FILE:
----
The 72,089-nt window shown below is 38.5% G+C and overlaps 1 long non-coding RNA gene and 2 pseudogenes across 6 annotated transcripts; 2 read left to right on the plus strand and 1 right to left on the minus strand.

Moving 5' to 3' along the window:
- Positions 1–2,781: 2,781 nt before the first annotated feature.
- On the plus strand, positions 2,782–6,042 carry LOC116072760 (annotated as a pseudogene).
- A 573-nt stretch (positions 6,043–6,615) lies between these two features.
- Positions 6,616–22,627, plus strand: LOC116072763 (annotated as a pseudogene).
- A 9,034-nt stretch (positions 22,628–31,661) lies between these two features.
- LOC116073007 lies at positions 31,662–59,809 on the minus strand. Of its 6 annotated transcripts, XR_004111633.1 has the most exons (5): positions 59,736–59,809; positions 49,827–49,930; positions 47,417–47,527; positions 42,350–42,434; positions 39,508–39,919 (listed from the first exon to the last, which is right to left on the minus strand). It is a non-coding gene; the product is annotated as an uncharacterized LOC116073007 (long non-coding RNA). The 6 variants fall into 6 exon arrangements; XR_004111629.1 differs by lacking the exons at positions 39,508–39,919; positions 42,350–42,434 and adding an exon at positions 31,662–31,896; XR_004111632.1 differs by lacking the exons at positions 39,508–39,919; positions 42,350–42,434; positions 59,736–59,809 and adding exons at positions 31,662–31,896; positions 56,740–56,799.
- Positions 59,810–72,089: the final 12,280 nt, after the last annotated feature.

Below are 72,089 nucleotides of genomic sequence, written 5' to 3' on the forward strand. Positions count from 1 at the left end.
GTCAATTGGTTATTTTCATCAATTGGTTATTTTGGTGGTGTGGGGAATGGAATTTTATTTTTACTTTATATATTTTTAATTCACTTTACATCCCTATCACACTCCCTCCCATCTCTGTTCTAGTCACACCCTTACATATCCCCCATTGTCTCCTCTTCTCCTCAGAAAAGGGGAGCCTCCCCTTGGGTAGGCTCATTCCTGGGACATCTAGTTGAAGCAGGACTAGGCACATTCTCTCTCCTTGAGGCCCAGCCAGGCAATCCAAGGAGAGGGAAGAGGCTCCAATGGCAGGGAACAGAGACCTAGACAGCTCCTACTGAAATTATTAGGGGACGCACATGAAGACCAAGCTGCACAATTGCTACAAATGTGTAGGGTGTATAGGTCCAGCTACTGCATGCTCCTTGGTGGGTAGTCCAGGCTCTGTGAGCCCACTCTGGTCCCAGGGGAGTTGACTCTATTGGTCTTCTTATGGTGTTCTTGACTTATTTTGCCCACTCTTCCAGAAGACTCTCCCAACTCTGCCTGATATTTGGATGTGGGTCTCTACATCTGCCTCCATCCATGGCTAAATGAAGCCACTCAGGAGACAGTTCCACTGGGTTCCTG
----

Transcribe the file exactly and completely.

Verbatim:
The 72,089-nt window shown below is 38.5% G+C and overlaps 1 long non-coding RNA gene and 2 pseudogenes across 6 annotated transcripts; 2 read left to right on the plus strand and 1 right to left on the minus strand.

Moving 5' to 3' along the window:
- Positions 1–2,781: 2,781 nt before the first annotated feature.
- On the plus strand, positions 2,782–6,042 carry LOC116072760 (annotated as a pseudogene).
- A 573-nt stretch (positions 6,043–6,615) lies between these two features.
- Positions 6,616–22,627, plus strand: LOC116072763 (annotated as a pseudogene).
- A 9,034-nt stretch (positions 22,628–31,661) lies between these two features.
- LOC116073007 lies at positions 31,662–59,809 on the minus strand. Of its 6 annotated transcripts, XR_004111633.1 has the most exons (5): positions 59,736–59,809; positions 49,827–49,930; positions 47,417–47,527; positions 42,350–42,434; positions 39,508–39,919 (listed from the first exon to the last, which is right to left on the minus strand). It is a non-coding gene; the product is annotated as an uncharacterized LOC116073007 (long non-coding RNA). The 6 variants fall into 6 exon arrangements; XR_004111629.1 differs by lacking the exons at positions 39,508–39,919; positions 42,350–42,434 and adding an exon at positions 31,662–31,896; XR_004111632.1 differs by lacking the exons at positions 39,508–39,919; positions 42,350–42,434; positions 59,736–59,809 and adding exons at positions 31,662–31,896; positions 56,740–56,799.
- Positions 59,810–72,089: the final 12,280 nt, after the last annotated feature.

Below are 72,089 nucleotides of genomic sequence, written 5' to 3' on the forward strand. Positions count from 1 at the left end.
GTCAATTGGTTATTTTCATCAATTGGTTATTTTGGTGGTGTGGGGAATGGAATTTTATTTTTACTTTATATATTTTTAATTCACTTTACATCCCTATCACACTCCCTCCCATCTCTGTTCTAGTCACACCCTTACATATCCCCCATTGTCTCCTCTTCTCCTCAGAAAAGGGGAGCCTCCCCTTGGGTAGGCTCATTCCTGGGACATCTAGTTGAAGCAGGACTAGGCACATTCTCTCTCCTTGAGGCCCAGCCAGGCAATCCAAGGAGAGGGAAGAGGCTCCAATGGCAGGGAACAGAGACCTAGACAGCTCCTACTGAAATTATTAGGGGACGCACATGAAGACCAAGCTGCACAATTGCTACAAATGTGTAGGGTGTATAGGTCCAGCTACTGCATGCTCCTTGGTGGGTAGTCCAGGCTCTGTGAGCCCACTCTGGTCCCAGGGGAGTTGACTCTATTGGTCTTCTTATGGTGTTCTTGACTTATTTTGCCCACTCTTCCAGAAGACTCTCCCAACTCTGCCTGATATTTGGATGTGGGTCTCTACATCTGCCTCCATCCATGGCTAAATGAAGCCACTCAGGAGACAGTTCCACTGGGTTCCTG